"It didn't take us too long to achieve some success writing together, Steve and I, particularly with 'The Hardest Thing', a song of ours on the 98 Degrees album which was a huge hit in the States. I got myself a computer editing system and a lot of gear which would facilitate making these types of hit records and I started to just work my way into that world."
David's Canyon Reverb home studio is filled with a personal selection of music technology, without which 'Genie In A Bottle' might have turned out very differently. At the centre of this setup is his choice of MIDI + Audio sequencer, Emagic's Logic Audio Platinum running on an Apple Macintosh 9600 with Digidesign 24-bit audio interface hardware and two Emagic Unitor 8 MIDI interfaces.
David: "Logic Audio is totally my friend. I just have so much fun with it! It's certainly complicated — much more so than the MPC60 — but it's a great instrument. I've found that it really helps me to be more creative. The studio here revolves around the sequencer: the mixing board is off to one side because it's not my main tool, although it's set up so that an engineer can sit in the middle and he'll have speakers in the right places. I use Logic Audio with Pro Tools 24-bit hardware.
"I do have a 24-track analogue machine, and I tend to use that to some extent on most of the projects. For example, on 'Genie' about 50 percent of the final mix was done from tape and the rest was done from the computer, the MPC and the synths running from the sequencer. We had everything on tape, but we brought all the gear in as well, so that we could pick and choose for each sound whether it was better coming off tape. I still do prefer the way some stuff comes off tape."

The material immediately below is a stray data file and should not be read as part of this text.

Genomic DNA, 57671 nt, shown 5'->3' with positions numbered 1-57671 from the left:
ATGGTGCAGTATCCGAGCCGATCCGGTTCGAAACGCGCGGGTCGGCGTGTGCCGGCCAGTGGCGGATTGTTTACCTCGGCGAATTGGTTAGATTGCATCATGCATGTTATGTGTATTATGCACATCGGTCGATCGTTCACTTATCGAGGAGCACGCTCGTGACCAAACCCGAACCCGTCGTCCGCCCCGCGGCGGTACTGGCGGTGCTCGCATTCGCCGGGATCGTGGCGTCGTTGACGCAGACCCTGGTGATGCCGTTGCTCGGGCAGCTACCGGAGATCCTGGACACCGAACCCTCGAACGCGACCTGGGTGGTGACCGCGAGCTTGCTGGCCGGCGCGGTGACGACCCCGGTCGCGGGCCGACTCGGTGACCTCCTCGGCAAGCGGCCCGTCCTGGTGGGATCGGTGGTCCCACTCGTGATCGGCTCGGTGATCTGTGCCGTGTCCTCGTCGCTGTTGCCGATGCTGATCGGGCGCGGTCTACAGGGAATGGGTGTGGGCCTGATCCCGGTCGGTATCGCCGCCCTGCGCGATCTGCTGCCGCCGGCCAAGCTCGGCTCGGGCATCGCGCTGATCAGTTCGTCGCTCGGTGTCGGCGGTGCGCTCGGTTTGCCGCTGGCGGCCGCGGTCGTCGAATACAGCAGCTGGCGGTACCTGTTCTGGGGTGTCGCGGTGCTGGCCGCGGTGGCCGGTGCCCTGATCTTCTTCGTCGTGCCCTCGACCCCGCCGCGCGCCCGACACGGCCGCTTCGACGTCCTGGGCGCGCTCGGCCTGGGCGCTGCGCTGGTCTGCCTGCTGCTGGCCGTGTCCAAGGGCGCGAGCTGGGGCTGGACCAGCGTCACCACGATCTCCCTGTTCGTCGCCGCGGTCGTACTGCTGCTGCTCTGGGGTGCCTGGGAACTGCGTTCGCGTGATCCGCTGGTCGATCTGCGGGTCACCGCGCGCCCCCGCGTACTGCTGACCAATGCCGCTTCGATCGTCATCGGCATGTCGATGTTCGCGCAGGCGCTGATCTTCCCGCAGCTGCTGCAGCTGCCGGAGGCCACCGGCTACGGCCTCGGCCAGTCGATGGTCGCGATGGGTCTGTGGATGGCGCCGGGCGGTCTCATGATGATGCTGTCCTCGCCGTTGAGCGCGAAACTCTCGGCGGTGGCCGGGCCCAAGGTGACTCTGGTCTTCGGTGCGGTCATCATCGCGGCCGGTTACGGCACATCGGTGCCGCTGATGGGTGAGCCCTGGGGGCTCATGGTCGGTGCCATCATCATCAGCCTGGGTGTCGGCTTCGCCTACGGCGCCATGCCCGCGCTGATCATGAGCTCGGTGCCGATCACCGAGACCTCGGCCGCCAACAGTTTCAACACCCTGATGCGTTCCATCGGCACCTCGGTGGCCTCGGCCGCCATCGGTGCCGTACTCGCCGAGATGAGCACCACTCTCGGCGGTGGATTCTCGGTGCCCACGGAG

Other equipment in use at David's Canyon Reverb studio includes:
- Mackie 1604 analogue mixer.
- Panasonic SV3800 DAT recorder."I just use this as a line mixer."
- Sony CDP315 CD player.
- Sony MCI24 24-track 2-inch analogue multitrack.
- Soundcraft Spirit 328 digital mixers (x2).
- Tannoy System 1200 monitors. "These are linked and are my main mixers."
- Tascam 122 MkIII cassette deck.
- Yamaha MSP5 active monitors.
- Yamaha NS10M nearfield monitors: "I have the MSP5s over by the keyboards and they can be really useful some of the time. But if I really want to be sure that I have something really good, I'll make myself use only the NS10s, because they're ruthless in telling me whether I'm just hyping myself or not. Thank God for NS10s!"
- Aphex 107 valve mic preamp.
- Avalon VT737SP valve mic channels (x2).
- Dbx 160x compressor/limiter.
- Drawmer DS201 and LX20 expanders.
- Ensonic DP4 multi-effects.
- Korg DRV3000 digital reverb.
- TC Electronic Finalizer.
- TC Electronic Fireworx.
- Yamaha SPX90 and SPX900 multi-effects.
- Akai MPC60 sampling drum machine.
- Akai S3000XL sampler.
- Roland S760 sampler.
KEYBOARDS & SOUND MODULES
- Access Virus sound module.
- Emu Planet Phat sound module.
- Emu Proteus 2000 sound module.
- Hammond XB2 sound module.
- Hohner D6 Clavinet.
- Korg Triton workstations (x2): "I use one of these as my main controller keyboard."
- Korg TR-Rack sound module.
- Moog Minimoog monophonic synthesizer.
- Nord Rack sound module.
- Rhodes 73 stage piano.
- Roland JP8000 synthesizer.
- Roland JV2080 sound module.
- Waldorf Q synthesizer: "It's not as easy to use as the Nord or the Virus, but it's nevertheless a very intriguing keyboard."
- Wurlitzer electric piano.
- Yamaha EX5 workstation.
- Yamaha S80 workstation.
- Yamaha VL7 synthesizer.